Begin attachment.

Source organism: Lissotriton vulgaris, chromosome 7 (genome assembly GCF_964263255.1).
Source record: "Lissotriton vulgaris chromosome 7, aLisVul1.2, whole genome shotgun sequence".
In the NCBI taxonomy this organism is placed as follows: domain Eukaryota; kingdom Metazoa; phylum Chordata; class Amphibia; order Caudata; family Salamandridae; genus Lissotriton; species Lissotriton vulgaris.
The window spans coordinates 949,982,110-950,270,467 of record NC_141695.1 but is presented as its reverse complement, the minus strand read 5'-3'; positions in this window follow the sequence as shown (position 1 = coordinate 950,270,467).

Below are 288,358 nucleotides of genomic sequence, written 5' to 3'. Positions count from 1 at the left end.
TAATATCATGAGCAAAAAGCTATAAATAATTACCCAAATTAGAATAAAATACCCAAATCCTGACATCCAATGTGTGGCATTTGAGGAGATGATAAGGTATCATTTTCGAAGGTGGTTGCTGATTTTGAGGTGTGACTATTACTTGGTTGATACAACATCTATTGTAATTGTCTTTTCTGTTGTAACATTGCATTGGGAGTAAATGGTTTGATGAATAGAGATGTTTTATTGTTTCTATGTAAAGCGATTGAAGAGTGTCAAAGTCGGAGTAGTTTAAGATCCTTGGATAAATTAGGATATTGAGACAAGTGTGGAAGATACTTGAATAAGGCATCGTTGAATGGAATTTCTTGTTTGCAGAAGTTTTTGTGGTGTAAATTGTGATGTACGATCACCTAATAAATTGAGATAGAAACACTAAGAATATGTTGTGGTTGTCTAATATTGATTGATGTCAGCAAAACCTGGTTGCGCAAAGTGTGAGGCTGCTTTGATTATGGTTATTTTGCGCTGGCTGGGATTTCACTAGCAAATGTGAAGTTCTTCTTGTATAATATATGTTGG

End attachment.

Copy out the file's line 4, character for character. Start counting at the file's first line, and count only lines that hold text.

The window spans coordinates 949,982,110-950,270,467 of record NC_141695.1 but is presented as its reverse complement, the minus strand read 5'-3'; positions in this window follow the sequence as shown (position 1 = coordinate 950,270,467).